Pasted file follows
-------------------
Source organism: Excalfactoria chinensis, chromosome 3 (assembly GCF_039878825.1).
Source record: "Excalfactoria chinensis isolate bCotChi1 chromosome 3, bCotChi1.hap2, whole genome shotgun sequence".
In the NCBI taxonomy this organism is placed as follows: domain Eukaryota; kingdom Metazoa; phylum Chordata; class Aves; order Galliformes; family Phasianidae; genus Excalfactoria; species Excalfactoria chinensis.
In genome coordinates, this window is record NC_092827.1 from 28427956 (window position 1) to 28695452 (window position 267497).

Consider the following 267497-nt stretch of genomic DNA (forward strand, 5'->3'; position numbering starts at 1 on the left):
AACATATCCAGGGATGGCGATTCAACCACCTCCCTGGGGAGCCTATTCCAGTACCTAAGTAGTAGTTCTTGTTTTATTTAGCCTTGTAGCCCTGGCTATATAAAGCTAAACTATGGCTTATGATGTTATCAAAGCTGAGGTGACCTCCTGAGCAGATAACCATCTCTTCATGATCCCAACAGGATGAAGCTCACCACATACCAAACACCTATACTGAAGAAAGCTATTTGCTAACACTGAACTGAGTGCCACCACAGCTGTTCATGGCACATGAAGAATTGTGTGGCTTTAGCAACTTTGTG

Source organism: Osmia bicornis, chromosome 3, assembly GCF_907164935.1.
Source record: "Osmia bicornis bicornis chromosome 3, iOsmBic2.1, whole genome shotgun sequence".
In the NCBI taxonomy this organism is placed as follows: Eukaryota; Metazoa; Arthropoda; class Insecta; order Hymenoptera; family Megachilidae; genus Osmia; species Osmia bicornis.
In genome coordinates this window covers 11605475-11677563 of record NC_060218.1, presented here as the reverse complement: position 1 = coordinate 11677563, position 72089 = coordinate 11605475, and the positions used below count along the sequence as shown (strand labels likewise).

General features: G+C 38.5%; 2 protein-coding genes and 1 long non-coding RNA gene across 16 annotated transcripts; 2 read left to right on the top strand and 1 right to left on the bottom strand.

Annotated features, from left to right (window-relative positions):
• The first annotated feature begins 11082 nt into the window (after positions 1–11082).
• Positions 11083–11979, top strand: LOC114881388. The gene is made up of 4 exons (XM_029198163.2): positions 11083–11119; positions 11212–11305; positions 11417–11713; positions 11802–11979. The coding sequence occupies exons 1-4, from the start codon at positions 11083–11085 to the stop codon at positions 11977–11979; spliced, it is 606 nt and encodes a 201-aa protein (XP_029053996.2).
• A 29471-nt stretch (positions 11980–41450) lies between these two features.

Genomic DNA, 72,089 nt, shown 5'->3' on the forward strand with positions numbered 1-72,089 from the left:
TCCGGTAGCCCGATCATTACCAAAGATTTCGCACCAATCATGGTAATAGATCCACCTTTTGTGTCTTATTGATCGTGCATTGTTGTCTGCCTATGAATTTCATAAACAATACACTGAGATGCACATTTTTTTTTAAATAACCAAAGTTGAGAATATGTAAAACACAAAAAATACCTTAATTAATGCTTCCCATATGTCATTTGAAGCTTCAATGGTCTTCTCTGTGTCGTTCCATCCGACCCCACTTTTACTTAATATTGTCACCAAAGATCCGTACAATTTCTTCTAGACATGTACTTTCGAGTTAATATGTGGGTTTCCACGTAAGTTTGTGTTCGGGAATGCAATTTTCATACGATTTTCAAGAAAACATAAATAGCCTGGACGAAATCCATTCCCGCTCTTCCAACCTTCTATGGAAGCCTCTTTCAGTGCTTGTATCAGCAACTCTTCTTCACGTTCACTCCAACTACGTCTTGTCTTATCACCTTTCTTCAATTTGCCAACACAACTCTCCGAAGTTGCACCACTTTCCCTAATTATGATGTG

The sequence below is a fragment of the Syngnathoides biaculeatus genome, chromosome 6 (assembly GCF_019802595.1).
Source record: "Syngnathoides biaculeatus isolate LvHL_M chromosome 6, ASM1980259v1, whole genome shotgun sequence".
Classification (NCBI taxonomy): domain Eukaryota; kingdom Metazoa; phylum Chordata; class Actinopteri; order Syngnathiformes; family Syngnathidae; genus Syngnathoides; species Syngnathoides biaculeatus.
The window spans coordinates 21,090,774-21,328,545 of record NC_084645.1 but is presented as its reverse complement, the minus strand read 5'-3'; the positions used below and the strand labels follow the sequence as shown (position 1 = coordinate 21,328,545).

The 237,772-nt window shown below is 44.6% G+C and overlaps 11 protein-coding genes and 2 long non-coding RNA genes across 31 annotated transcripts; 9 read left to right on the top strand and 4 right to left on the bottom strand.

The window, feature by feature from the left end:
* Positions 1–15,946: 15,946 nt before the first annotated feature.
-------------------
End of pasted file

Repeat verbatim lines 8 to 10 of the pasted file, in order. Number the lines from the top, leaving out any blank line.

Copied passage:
Source record: "Osmia bicornis bicornis chromosome 3, iOsmBic2.1, whole genome shotgun sequence".
In the NCBI taxonomy this organism is placed as follows: Eukaryota; Metazoa; Arthropoda; class Insecta; order Hymenoptera; family Megachilidae; genus Osmia; species Osmia bicornis.
In genome coordinates this window covers 11605475-11677563 of record NC_060218.1, presented here as the reverse complement: position 1 = coordinate 11677563, position 72089 = coordinate 11605475, and the positions used below count along the sequence as shown (strand labels likewise).